Some of you may have heard me talk about the ‘Talent Myth’ – the belief that people who are brilliant academics or sportsmen or singers etc achieve their success because they are endowed with special abilities. There is much evidence that this isn’t true – the key factor in success is effort not talent. One line of evidence relates to the effect of expectations. A recent study illustrated this using the mental rotation test, a test where participants have to mentally rotate objects. When girls are told beforehand that males perform better than females on a test this negatively affects their performance – such information creates a ‘stereotype threat’. The negative stereotype creates anxiety and this has a bad effect on performance.
The link to the talent myth came in a special feature of this study. The participants (200 high school students) were divided into 4 groups. One group was told that the reason men do better is due to genetic gender differences. A second group was told girls just need more time, they could do better if they have more time. A third group was told that stereotypes were to blame, making girls feel less able than they are. The fourth group was a control given no further information.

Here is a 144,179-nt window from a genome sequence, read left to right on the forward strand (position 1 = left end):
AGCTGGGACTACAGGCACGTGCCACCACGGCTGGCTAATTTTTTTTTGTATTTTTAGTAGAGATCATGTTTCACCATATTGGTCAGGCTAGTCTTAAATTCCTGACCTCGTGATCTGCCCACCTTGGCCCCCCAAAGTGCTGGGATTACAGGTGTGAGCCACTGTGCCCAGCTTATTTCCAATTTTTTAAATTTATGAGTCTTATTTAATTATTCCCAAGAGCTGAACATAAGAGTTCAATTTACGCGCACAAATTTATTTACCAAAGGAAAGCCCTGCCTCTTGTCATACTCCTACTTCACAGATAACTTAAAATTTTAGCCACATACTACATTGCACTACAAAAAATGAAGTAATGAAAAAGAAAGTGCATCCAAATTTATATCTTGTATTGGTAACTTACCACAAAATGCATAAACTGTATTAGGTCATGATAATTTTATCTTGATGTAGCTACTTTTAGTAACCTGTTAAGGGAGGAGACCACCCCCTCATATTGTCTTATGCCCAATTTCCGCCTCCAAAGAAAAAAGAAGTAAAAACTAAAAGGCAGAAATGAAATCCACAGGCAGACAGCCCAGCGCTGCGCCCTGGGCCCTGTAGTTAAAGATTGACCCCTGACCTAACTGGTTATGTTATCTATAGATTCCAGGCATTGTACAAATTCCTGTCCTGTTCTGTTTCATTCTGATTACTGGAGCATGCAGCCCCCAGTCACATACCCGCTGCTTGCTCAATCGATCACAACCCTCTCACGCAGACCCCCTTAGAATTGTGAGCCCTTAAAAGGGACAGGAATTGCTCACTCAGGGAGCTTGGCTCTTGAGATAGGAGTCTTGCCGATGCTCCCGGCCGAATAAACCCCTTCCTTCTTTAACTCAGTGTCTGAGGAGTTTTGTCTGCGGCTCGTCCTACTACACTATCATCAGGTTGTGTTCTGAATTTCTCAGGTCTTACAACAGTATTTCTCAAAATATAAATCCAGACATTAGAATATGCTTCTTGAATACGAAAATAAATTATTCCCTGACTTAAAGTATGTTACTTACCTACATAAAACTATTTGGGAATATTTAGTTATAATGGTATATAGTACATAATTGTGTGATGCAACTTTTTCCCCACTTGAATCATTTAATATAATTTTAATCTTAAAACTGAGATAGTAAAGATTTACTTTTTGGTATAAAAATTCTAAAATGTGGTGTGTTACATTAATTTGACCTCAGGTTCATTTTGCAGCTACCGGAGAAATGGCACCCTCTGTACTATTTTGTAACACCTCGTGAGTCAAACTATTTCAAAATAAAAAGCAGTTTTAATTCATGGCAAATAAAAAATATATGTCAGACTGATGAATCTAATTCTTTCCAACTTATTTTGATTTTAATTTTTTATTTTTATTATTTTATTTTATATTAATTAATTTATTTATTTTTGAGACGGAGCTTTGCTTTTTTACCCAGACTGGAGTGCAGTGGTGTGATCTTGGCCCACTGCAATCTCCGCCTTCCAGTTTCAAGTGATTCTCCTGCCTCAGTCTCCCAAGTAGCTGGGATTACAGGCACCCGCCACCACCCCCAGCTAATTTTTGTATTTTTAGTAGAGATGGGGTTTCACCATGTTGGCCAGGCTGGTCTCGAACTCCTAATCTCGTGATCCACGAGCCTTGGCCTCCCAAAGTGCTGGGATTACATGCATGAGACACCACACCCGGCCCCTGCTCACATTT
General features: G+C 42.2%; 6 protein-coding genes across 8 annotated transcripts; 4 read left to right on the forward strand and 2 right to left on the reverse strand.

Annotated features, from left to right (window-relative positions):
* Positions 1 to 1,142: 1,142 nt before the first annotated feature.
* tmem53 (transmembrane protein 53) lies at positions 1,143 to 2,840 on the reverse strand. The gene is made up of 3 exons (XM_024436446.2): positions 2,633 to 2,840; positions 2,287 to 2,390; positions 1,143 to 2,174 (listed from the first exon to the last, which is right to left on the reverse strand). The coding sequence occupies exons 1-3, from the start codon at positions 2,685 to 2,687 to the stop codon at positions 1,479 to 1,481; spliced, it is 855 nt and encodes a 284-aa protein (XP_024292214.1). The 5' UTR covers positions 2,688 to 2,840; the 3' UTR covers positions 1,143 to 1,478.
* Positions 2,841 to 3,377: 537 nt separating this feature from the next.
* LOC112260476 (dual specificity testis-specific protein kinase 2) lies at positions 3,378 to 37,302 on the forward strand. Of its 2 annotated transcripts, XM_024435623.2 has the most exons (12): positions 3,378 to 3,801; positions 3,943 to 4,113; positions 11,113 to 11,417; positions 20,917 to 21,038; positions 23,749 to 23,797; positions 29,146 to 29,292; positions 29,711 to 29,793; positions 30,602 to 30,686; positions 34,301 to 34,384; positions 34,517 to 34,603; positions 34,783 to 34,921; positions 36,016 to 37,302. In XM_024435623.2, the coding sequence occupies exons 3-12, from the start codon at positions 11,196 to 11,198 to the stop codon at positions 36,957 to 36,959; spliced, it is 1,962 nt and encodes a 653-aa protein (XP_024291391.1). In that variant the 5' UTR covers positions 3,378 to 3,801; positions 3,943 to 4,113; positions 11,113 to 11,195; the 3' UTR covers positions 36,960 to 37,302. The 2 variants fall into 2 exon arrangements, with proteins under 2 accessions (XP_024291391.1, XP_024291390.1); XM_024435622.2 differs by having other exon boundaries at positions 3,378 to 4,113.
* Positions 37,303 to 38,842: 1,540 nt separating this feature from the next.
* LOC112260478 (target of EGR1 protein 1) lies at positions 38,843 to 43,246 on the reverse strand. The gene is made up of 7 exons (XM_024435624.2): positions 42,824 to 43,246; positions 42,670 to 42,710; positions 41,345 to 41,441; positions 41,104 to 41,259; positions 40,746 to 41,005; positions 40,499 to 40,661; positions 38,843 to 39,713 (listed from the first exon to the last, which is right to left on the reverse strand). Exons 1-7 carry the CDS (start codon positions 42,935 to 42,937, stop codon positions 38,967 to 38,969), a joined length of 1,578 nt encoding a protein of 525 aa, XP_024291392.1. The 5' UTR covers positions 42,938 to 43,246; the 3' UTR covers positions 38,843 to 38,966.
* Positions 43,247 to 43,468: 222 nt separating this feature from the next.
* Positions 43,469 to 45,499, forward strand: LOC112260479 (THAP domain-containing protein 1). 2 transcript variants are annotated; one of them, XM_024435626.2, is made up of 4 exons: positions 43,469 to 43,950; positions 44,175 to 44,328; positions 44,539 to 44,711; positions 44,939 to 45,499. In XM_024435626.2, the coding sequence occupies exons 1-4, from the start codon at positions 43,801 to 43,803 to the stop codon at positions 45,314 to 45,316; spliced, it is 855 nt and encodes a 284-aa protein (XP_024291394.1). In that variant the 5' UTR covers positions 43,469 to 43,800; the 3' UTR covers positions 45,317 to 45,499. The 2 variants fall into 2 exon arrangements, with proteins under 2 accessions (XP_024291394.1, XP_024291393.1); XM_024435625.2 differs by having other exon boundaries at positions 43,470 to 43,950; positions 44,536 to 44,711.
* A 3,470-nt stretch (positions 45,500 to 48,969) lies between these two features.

The stereotype effect was only observed in the first group presumably because it made girls feel there was no point in trying because they were doomed. Interesting the boys who were given the genetic explanation also did worse than the other groups – possibly due to increased anxiety because they feared might not live up to their potential.
So the talent myth has a negative effect on everyone. The take way message is you are always better off believing that your performance is not regulated by some innate talent. It can always be improved with training and practice. When taking any test prime your own self-belief by saying things such as ‘I can do a little bit better by trying a little bit harder’, ‘With focus I can do be very best’, ‘I am as good as anyone else’.
Read more here.